3 Fast And Temporary Fixes For Broken Windows

Ideally, you would always have your window repair company come out immediately to replace a broken or cracked window. But in real life, things don't always work out that easily. You may not have time to meet up with the glass repair company until your next day off, or you may not have the money to fix the window until your next payday. Whatever the situation, you need a temporary quick fix for your damaged window. Take a look at some short-term strategies for several different types of window malfunctions.

BB Sized Hole

If you have neighbor children that are overly enthusiastic about their BB or airsoft guns, you may wind up with a small, BB sized hole in your window. While this is annoying, you can easily patch this kind of small hole with nothing more than a bottle of clear nail polish.

Just use the nail polish brush to dab a small amount of polish inside the hole, then let it dry. You may have to repeat the step several times until you have enough layers of nail polish to completely fill the hole. You'll know that you're done when the spot is invisible from a short distance. This is one of the simplest glass problems to fix.

Long Crack

Your wooden window panes can begin to swell or warp when you have a lot of rain or when the heat and humidity is high. This can cause your windows to stick and refuse to open, and if you're a little too rough when trying to open it, you're likely to end up with a crack in the glass for your troubles. You'll have to replace the pane eventually, but in the meantime, how can you keep the crack from spreading?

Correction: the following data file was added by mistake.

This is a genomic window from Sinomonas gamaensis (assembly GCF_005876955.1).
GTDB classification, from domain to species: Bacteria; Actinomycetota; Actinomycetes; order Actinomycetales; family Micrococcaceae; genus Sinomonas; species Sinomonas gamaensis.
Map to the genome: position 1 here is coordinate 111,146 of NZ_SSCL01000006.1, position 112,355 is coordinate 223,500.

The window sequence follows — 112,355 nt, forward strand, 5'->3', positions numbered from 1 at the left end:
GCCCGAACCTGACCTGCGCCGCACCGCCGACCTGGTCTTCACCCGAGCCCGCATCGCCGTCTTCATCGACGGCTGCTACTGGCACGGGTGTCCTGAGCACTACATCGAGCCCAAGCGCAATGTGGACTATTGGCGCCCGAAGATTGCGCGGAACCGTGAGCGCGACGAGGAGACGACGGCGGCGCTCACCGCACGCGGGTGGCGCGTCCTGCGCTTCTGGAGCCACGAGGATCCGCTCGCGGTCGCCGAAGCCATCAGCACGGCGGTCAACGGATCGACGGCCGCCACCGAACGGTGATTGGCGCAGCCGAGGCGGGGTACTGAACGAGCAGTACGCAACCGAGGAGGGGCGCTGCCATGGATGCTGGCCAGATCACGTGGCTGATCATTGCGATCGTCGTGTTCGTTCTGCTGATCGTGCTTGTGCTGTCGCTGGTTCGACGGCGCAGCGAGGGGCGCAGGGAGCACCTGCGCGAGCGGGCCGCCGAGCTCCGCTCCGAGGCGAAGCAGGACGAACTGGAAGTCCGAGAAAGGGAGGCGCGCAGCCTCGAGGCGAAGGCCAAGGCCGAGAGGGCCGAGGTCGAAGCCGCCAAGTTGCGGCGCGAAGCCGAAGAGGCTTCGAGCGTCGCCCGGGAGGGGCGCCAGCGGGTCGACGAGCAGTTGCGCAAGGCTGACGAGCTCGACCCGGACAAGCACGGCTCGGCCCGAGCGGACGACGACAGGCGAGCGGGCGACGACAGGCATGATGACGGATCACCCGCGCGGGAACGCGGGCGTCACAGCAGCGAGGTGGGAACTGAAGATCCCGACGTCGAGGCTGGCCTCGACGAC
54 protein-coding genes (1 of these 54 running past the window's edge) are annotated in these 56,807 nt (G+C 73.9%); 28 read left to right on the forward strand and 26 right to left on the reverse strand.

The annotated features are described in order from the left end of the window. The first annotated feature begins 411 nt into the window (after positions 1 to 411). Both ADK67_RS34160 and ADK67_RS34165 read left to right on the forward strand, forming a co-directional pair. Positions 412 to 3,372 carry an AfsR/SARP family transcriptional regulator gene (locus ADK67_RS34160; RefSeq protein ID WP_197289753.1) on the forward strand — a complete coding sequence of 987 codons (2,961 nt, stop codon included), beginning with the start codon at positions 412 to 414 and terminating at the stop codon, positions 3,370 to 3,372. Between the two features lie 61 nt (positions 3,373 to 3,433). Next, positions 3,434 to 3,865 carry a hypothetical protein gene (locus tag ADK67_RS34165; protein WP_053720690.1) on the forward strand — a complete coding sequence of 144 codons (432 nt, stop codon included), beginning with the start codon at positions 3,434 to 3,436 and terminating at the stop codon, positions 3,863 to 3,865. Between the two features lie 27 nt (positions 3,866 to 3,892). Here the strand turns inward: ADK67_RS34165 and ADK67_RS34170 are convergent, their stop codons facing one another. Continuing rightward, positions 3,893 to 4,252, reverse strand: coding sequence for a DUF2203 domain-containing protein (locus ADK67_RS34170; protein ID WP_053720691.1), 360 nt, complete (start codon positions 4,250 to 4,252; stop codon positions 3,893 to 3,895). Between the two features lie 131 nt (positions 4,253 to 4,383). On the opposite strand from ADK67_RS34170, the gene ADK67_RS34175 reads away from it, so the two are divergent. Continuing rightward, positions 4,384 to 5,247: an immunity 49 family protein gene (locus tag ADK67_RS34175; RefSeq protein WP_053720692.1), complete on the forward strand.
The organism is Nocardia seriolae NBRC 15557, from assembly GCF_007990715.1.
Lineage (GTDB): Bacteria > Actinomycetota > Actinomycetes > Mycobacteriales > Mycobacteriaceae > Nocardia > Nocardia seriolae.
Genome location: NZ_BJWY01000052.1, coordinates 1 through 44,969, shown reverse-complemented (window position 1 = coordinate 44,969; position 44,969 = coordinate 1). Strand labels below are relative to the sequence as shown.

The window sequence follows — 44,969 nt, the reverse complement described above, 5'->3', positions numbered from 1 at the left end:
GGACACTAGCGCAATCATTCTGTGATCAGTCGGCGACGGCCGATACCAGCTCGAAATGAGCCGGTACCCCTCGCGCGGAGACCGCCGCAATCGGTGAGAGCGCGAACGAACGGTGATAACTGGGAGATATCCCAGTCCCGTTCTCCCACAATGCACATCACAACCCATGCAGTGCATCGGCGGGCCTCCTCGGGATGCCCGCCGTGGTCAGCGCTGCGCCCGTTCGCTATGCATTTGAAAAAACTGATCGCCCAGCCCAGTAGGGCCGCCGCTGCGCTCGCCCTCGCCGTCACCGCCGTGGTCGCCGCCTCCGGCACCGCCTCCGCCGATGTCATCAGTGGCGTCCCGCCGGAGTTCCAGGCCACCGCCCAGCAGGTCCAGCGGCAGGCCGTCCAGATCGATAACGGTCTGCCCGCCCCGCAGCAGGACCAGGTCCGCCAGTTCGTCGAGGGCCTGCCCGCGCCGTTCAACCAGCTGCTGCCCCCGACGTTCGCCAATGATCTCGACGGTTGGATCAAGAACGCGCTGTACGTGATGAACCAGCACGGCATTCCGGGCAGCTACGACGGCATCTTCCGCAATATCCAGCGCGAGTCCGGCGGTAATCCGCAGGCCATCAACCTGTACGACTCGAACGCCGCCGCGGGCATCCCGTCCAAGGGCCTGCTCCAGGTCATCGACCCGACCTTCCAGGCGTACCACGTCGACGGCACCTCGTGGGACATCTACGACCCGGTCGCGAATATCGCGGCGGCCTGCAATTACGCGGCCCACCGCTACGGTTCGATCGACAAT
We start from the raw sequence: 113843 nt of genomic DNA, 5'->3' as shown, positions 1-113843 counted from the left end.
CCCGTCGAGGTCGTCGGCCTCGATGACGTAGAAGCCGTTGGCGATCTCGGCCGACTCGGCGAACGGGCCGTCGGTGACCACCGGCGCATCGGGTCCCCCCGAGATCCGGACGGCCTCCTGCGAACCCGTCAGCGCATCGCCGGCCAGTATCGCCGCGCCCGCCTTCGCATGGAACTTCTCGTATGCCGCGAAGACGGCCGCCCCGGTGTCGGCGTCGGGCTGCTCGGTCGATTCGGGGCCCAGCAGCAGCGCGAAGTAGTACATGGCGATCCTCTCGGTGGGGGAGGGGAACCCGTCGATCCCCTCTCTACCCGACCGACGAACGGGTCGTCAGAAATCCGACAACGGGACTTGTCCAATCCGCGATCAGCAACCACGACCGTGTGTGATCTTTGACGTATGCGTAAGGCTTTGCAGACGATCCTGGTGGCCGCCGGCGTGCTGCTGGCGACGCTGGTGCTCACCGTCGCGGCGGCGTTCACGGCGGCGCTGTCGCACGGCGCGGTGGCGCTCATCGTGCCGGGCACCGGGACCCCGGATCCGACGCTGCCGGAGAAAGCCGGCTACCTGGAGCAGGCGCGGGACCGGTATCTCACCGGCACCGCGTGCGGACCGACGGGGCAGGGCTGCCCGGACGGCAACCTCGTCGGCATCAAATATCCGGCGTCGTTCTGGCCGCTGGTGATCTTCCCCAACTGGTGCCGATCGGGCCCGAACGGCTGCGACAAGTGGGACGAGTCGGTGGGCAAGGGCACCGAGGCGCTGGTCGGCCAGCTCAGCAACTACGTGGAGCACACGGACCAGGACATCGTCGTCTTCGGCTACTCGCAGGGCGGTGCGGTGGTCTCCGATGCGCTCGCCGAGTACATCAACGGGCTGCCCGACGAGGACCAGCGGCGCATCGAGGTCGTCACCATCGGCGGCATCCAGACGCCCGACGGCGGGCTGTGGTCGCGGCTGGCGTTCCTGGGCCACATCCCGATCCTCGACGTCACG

Masking tape is the solution that you're looking for – it may not be pretty, but it will get the job done. What many people fail to do is apply the tape along the crack on both the inside and outside of the window. If you want to keep the crack from spreading, you have to get both sides. The good news is that depending on the length of the crack, your glass company may not have to replace the whole window. In many cases, cracks can be repaired without the need to replace the glass.

Shattered Window

If your window's been shattered by hail or an errant baseball, you'll have no choice but to remove the glass entirely. For safety's sake, wear heavy work gloves when you're removing glass shards from the window. Make sure to remove all of the glass before attempting to patch up the window – you don't want to leave any dangerous pieces behind. You can use the sticky side of duct tape to pick up the pieces of glass that have fallen out of the window and onto the floor – this will help you get the small shards that may be difficult to pick up with your work gloves.

You have a few options when it comes to covering the window temporarily. Plastic sheeting or a couple of thicknesses of heavy duty garbage bags stapled over the window will keep the bugs and rain out of your house. Unfortunately, this method isn't very secure. If you're worried about opportunistic burglars, or if it's going to be awhile before you can replace the window, you're going to have to think about more secure options. Nailing a piece of plywood over the empty window is your best bet under those circumstances. You won't be able to see out of the window, but it should deter anyone from getting in.

These quick fixes will protect your window and your home until you can get the professionals from places like D&M Roofing & Guttering, Inc there to repair the glass or replace the window with a new pain of glass. 


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